I just took a 11.5" string and tacked it to the center of the table, right where i wanted the center of the circle be. I then took a pencil and attached it to the string at 10.5 inches from the center. I then used that string to keep my pencil exactly 10.5 inches from the center. I then simply drew a circle. I removed the pencil and attached the JigSaw to that same string so the blade was 10.5" from the center. Using the string and pencil marks as my guide, I slowly let the saw nibble away at the pencil mark, while keeping the string taught. At this point, the string was over kill. I could have simply one slow and had the same result.

    Trust me, the camera seems to hide the imperfections. :whistle:

    Ted
  • darrottdarrott Posts: 12
    Hey TRPIV,

    Thanks very much for your detailed response... I have decided to return the other wheels and go with the heavier duty 10' wheels. I figure if I follow your instructions I will be home free!!! Nearly time to get that Egg into its new home:)
  • darrottdarrott Posts: 12
    TRPIV,

    Do you happen to remember the length of the bolts that you ran through your wheels.. Are the bolts threaded all the way through? did you use 3 washers for each wheel assembly?

    Thanks again for your help,

    D
  • KailasKailas Posts: 146
    TRPIV wrote:
    Kailas wrote:
    Where did you get a hole cutter that big? I swear that is perfect!
    Thanks. I picked up a big hole saw at Harbor Freight in the clearance bin. ;)

    I just took a 11.5" string and tacked it to the center of the table, right where i wanted the center of the circle be. I then took a pencil and attached it to the string at 10.5 inches from the center. I then used that string to keep my pencil exactly 10.5 inches from the center. I then simply drew a circle. I removed the pencil and attached the JigSaw to that same string so the blade was 10.5" from the center. Using the string and pencil marks as my guide, I slowly let the saw nibble away at the pencil mark, while keeping the string taught. At this point, the string was over kill. I could have simply one slow and had the same result.

    Trust me, the camera seems to hide the imperfections. :whistle:

    Ted[/quote]

    I have done the tack and string for a compass before, but I'd still make it look like I used Fred Flinstone's wheel as pattern if I tried to use a jigsaw. But then I can't draw a straight like with a straight edge!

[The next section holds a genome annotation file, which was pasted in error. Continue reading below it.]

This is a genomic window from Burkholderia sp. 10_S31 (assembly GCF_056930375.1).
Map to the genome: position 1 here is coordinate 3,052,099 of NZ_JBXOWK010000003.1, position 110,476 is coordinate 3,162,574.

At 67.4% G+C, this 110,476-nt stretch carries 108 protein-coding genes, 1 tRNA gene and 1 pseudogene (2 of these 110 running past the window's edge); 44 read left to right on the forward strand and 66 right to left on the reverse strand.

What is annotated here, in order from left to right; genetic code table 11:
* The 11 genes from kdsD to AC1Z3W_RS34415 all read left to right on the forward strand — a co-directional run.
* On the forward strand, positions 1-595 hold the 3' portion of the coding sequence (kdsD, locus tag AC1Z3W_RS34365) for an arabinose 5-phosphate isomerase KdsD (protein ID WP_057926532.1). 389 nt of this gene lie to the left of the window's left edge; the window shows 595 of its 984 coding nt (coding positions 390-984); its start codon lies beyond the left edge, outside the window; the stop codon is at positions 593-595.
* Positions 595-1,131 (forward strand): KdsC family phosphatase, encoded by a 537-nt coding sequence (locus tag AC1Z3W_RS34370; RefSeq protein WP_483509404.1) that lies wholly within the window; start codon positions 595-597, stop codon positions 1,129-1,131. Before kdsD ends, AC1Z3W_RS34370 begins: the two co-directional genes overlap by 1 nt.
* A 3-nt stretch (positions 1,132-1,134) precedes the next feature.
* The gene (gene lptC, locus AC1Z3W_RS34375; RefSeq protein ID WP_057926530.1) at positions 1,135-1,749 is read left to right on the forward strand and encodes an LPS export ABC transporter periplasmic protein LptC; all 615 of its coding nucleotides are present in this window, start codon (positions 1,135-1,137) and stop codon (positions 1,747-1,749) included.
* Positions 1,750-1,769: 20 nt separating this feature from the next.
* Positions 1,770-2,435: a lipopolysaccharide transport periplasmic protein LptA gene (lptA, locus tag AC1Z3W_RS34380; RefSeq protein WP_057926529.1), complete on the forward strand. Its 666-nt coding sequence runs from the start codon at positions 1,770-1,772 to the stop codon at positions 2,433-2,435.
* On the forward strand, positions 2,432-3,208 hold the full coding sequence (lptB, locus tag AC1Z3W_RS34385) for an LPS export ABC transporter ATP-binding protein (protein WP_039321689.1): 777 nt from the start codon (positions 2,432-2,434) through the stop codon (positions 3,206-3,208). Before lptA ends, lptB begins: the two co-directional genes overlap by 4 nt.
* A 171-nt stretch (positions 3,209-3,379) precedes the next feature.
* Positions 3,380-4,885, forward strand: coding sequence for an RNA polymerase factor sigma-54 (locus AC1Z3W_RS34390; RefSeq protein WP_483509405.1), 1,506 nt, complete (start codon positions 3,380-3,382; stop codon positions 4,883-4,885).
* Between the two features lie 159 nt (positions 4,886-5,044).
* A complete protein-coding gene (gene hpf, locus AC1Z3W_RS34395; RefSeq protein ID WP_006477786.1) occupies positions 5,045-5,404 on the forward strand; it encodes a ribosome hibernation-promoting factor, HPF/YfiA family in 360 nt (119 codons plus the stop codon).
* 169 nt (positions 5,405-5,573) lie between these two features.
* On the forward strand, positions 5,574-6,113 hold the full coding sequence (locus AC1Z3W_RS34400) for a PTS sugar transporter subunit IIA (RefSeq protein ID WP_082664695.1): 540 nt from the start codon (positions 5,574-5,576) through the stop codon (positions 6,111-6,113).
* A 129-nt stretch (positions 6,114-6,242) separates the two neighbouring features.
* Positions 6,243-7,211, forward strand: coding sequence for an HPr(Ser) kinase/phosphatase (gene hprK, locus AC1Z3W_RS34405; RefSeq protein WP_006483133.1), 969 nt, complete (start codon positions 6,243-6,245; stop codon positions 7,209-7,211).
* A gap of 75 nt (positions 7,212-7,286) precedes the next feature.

Dammit Jim! I'm a programmer, not a carpenter!
  • TRPIVTRPIV Posts: 278
    darrott wrote:
    TRPIV,

    Do you happen to remember the length of the bolts that you ran through your wheels.. Are the bolts threaded all the way through? did you use 3 washers for each wheel assembly?

    Thanks again for your help,

    D

    I think I purchased a 6" bolt, a 5" bolt would have worked fine in my case. No the bolt is not threaded all the way through, there is a good 4" of non threaded surface (which is actually why you see multiple washers on the back side of each leg.) The non threaded portion of the bolt wouldn't allow me to tighten down the nut enough to snug up the wheel to the leg/washers. A shorter bolt would have solved this. The theory here is that you only need a long enough bolt to feed past the width of the wheel and wood, plus 3 washers and a nut.

    Short version:
    Bolt.Washer.Wheel.Washer.Wood.Washer.Nut.

    Long version:
    I took the bolt and slid a washer on it (this will protect the head of the nut from digging into the wheel), then fed that through the tire/rim, then another washer (this will protect the wheel from digging into the wood), then feed that through the wooden leg, then another washer or two... :blush: (again to keep the nut from digging into the wood) and finally the bolt.


    Hope that makes sense. I'm better at doing than I am at 'splainin...
  • darrottdarrott Posts: 12
    makes perfect sense!

    Thanks again,

    d